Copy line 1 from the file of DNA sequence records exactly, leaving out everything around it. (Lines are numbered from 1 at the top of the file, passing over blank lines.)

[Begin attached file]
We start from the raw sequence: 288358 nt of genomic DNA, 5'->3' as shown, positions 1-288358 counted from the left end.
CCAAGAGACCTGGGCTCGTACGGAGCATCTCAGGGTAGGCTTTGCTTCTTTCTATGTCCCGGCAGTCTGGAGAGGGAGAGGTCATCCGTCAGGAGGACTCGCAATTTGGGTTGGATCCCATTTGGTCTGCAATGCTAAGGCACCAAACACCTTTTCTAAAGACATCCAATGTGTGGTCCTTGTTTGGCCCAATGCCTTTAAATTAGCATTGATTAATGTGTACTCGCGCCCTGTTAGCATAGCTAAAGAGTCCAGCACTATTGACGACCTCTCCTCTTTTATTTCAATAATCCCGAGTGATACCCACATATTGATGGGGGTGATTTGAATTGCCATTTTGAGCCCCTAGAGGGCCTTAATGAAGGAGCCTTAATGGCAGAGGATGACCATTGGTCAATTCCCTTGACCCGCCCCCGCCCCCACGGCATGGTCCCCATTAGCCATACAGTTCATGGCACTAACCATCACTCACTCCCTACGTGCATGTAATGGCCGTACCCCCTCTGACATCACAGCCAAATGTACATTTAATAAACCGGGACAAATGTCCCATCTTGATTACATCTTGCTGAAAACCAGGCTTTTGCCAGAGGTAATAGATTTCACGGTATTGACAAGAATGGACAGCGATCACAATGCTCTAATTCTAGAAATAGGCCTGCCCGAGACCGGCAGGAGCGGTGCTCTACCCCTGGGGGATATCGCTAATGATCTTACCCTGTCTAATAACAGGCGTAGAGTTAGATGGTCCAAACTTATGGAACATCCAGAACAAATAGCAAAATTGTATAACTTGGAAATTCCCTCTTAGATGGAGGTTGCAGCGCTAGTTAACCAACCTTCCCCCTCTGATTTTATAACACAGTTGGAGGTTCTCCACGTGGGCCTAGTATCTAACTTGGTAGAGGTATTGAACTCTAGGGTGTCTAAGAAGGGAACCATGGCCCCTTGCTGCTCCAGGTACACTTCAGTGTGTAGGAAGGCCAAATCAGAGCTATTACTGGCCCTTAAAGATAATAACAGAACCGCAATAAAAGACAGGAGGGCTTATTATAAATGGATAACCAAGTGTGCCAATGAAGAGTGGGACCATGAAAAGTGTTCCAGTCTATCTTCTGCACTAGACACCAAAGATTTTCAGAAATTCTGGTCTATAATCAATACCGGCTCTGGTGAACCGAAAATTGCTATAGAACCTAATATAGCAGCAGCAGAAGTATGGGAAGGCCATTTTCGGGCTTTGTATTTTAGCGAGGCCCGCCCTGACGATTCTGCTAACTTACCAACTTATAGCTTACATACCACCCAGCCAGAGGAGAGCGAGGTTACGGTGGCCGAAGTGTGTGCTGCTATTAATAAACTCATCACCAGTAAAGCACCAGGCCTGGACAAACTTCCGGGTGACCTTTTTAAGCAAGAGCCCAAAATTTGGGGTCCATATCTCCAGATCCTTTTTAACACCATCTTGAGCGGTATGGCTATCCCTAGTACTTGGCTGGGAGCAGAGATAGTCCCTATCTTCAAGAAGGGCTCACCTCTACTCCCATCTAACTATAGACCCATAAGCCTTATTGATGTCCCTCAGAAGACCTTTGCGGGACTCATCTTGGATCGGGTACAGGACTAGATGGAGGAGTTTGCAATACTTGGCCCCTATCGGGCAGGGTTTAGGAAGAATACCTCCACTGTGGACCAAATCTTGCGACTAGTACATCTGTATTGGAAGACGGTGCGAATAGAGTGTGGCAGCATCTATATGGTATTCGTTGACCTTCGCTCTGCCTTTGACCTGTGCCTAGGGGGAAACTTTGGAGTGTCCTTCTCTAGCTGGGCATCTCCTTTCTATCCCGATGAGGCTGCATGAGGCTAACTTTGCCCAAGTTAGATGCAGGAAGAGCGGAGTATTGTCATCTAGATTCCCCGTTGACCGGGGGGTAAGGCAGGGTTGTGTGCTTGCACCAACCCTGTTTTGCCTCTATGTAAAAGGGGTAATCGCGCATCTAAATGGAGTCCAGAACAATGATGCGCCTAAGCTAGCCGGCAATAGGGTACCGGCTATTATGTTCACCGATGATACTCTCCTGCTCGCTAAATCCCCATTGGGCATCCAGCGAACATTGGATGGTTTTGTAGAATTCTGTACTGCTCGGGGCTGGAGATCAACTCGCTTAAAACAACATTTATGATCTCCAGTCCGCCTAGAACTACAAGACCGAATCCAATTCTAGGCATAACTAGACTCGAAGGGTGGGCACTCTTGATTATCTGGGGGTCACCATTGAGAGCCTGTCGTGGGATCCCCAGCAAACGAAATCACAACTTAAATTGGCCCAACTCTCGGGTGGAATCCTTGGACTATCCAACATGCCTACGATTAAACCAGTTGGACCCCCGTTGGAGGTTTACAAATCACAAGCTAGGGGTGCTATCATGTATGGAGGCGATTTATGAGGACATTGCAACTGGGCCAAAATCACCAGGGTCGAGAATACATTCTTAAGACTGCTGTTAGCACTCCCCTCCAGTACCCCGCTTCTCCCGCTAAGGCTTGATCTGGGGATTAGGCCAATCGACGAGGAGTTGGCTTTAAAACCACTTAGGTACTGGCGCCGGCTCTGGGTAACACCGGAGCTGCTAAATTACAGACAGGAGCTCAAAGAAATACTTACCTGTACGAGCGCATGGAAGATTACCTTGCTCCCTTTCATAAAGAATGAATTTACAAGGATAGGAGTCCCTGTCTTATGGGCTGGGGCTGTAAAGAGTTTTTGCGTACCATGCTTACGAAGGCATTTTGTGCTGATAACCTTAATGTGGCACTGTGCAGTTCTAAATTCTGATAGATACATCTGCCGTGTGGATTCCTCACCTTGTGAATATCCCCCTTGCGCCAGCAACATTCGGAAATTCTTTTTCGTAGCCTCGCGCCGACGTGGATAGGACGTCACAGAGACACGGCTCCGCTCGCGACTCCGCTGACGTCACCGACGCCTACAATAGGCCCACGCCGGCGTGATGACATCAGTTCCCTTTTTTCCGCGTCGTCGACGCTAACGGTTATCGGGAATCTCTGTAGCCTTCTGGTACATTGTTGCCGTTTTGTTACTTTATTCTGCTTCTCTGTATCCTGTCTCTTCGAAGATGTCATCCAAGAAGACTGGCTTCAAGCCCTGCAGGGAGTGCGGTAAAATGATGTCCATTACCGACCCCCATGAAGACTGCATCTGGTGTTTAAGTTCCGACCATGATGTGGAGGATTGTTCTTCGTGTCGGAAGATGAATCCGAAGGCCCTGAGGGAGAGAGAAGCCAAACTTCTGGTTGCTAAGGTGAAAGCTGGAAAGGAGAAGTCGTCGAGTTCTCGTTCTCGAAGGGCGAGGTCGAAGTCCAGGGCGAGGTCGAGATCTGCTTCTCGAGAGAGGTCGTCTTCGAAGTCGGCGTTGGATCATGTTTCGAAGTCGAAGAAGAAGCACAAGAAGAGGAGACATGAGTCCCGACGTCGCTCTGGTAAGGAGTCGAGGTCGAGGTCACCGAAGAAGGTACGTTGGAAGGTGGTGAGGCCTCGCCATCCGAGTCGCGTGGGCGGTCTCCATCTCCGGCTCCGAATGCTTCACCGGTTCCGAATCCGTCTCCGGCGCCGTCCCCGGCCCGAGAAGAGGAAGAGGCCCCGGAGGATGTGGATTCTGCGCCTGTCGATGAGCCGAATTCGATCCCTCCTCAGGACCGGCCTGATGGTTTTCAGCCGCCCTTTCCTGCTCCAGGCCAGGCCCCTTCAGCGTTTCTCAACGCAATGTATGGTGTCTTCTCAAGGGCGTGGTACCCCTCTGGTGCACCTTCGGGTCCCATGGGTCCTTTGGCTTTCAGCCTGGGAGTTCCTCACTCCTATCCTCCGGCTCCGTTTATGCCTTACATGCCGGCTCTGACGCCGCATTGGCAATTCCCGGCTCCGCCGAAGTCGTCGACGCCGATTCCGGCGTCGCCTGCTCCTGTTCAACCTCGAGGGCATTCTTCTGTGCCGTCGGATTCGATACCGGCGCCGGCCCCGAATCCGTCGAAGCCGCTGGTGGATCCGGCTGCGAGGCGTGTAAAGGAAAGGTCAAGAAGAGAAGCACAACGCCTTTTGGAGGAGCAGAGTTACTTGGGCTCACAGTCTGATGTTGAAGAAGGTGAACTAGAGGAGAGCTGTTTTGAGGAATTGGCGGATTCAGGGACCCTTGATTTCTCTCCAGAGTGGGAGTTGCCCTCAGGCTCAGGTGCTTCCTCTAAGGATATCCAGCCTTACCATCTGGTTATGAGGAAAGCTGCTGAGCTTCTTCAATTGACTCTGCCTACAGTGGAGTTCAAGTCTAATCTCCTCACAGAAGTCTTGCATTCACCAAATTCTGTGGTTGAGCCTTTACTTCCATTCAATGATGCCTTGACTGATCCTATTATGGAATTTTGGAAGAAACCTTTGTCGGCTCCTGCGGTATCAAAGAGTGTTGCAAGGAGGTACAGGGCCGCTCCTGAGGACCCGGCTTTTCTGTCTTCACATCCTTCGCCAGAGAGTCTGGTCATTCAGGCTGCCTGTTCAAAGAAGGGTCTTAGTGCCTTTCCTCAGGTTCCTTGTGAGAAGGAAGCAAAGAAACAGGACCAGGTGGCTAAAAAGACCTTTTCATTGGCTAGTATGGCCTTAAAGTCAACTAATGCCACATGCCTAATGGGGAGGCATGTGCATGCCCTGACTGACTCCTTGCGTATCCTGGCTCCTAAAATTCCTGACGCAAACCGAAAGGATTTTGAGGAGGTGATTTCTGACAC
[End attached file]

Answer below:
We start from the raw sequence: 288358 nt of genomic DNA, 5'->3' as shown, positions 1-288358 counted from the left end.